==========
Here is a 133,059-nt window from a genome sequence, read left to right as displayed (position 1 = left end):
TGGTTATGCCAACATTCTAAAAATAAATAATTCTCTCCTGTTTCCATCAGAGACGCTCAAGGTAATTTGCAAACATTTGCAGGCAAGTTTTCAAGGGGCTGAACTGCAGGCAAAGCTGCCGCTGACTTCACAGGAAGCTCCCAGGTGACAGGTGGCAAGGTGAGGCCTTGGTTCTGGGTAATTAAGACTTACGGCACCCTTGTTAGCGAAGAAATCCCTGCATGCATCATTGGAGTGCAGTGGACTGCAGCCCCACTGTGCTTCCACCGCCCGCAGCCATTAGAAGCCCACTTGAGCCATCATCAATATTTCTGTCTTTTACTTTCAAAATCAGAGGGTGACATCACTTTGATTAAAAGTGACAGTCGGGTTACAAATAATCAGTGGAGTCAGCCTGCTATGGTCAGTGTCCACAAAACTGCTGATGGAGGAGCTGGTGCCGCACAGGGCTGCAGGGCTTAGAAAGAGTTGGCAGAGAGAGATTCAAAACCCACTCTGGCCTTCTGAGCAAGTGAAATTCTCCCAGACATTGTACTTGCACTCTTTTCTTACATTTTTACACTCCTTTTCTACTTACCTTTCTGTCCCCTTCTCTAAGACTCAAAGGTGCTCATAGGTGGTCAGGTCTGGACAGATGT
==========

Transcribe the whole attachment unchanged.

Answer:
Here is a 133,059-nt window from a genome sequence, read left to right as displayed (position 1 = left end):
TGGTTATGCCAACATTCTAAAAATAAATAATTCTCTCCTGTTTCCATCAGAGACGCTCAAGGTAATTTGCAAACATTTGCAGGCAAGTTTTCAAGGGGCTGAACTGCAGGCAAAGCTGCCGCTGACTTCACAGGAAGCTCCCAGGTGACAGGTGGCAAGGTGAGGCCTTGGTTCTGGGTAATTAAGACTTACGGCACCCTTGTTAGCGAAGAAATCCCTGCATGCATCATTGGAGTGCAGTGGACTGCAGCCCCACTGTGCTTCCACCGCCCGCAGCCATTAGAAGCCCACTTGAGCCATCATCAATATTTCTGTCTTTTACTTTCAAAATCAGAGGGTGACATCACTTTGATTAAAAGTGACAGTCGGGTTACAAATAATCAGTGGAGTCAGCCTGCTATGGTCAGTGTCCACAAAACTGCTGATGGAGGAGCTGGTGCCGCACAGGGCTGCAGGGCTTAGAAAGAGTTGGCAGAGAGAGATTCAAAACCCACTCTGGCCTTCTGAGCAAGTGAAATTCTCCCAGACATTGTACTTGCACTCTTTTCTTACATTTTTACACTCCTTTTCTACTTACCTTTCTGTCCCCTTCTCTAAGACTCAAAGGTGCTCATAGGTGGTCAGGTCTGGACAGATGT